The crisis in Greece is taking a serious toll on the Greek economy and its citizens. But let’s get to what’s really important: how will it affect you, the average self-absorbed American?  Isn’t that what you really want to know?

Q: How did the Greek government get into so much debt?

A: A lot of it has to do with their tax structure but…why do you care?  It hasn’t changed anything about your life at all.  Greece is suffering from a 25% unemployment rate. You still thinking about taking those pottery classes? Yeah, everything’s fine.


Q: How secure is Greece’s future in the European Union and how might this instability affect other countries in the eurozone?

A: Ohh, right, because you’re so well-versed in the intricacies of the eurozone. Listen, if Greece leaves the EU and devalues the Euro that would set a new legal precedent and potentially send several countries into economic distress but relax- you’ll still be able to buy a bunch of tank tops at H&M and then go get wasted at brunch. Nothing in your universe has shifted.


Q: Why did 61% of Greeks vote to reject the austerity measures proposed by the International Monetary Fund and the European Central Bank?

A: You definitely don’t need to understand this. Unless you are right now trying to bone a European economist. Are you trying to bone a European economist? No? Then you’re cool, g.


Q: Given that Greece is such a small part of the eurozone economy and its exit from the European Union could help the country to regain financial autonomy, is a “Grexit” really such a bad idea?

A: Say “Grexit” one more time. Go ahead. Cool. You said it. Now you can forget it forever because it won’t get you more Instagram followers or more counter space for your Kitchen Aid. Greece’s economic collapse is on par with the Great Depression but why don’t you just focus on what you really care about: repurposing the wood from an old shed to make the perfect rustic headboard.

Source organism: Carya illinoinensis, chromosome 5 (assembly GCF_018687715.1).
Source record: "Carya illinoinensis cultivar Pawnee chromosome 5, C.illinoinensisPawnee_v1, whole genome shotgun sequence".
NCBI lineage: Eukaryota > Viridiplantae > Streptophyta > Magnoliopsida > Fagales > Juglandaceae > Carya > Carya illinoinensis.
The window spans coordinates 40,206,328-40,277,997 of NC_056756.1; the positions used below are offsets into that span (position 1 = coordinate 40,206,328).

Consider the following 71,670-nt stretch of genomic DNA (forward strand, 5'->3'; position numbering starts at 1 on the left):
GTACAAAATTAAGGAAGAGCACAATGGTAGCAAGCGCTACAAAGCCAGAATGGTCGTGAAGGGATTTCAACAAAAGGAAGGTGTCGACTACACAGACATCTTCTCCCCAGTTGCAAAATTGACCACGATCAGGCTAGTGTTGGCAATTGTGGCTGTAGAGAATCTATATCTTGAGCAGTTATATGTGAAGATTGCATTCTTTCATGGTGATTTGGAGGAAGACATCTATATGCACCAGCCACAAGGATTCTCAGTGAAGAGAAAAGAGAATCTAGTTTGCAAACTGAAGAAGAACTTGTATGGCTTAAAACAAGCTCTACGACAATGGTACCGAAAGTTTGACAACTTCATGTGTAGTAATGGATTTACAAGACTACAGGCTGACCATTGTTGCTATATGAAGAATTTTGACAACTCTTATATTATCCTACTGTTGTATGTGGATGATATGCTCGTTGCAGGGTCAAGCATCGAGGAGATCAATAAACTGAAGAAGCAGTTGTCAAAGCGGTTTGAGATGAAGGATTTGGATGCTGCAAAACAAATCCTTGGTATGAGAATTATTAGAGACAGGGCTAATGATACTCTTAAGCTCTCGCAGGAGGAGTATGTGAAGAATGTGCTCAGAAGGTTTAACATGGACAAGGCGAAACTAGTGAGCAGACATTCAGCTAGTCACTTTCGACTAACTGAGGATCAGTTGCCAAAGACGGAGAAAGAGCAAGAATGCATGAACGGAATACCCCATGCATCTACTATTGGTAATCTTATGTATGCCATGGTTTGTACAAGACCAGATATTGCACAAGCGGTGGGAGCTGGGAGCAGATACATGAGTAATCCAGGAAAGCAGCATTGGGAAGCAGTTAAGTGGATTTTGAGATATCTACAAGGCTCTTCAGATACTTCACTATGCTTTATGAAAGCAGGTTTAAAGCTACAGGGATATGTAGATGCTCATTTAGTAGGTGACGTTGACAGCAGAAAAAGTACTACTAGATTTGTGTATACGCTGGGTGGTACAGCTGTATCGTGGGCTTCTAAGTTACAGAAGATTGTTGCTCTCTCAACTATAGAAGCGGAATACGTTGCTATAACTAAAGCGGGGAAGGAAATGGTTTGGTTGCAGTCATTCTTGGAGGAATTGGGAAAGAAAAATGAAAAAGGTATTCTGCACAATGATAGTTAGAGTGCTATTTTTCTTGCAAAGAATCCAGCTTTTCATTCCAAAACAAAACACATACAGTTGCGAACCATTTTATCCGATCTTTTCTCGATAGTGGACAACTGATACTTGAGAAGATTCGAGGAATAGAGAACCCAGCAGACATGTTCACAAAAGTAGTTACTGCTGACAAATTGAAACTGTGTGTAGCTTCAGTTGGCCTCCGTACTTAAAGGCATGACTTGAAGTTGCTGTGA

Q: What exactly were the conditions that accompanied the 240 billion euro bailouts issued by the International Monetary Fund, the European Central Bank and the European Commission?

A: The IMF loans came with harsh stipulations called austerity terms, including budget cuts, steep tax increases, curbs on early retirement and cracking down on tax evasion. These austerity terms have resulted in huge pay cuts, pension cuts and crushing sales tax, leaving over 30% of the country under the poverty line. Shall I continue? Right. Why don’t you just kick back and stream Season 6 of The Sopranos right into your face.


Q: Why are Greece’s creditors, in particular Germany and its chancellor Angela Merkel, unwilling to lend Greece additional money through the European Stability Mechanism?

A: Wouldn’t it be cool if the European Stability Mechanism was a really intense workout that made you drop like, ten pounds in a week? Like some kind of Euro Cross Fit.  Yeah, that would be cool, so let’s just leave it there, aight?


Q: Might this be an opportunity for Greek prime minister, Alexis Tsipras, to overhaul the economy and institute historic reform?

A: If it is, that would be wonderful. Hopefully Tsipras and the Greek government will find a long term, sustainable solution to this debt crisis and the economy will recover. But you won’t know if that happens or not, because I promise you’ll stop clicking on Greece headlines and go back to Buzzfeed GIF stories about Gwenyth Paltrow’s pubic hair. Are thousands of destitute Greeks unable to get health care? Absolutely. Will that impact Chobani, an American yogurt company that has nothing to do with Greece?  Nope. So grab yourself a Key Lime Blended and keep cruising.

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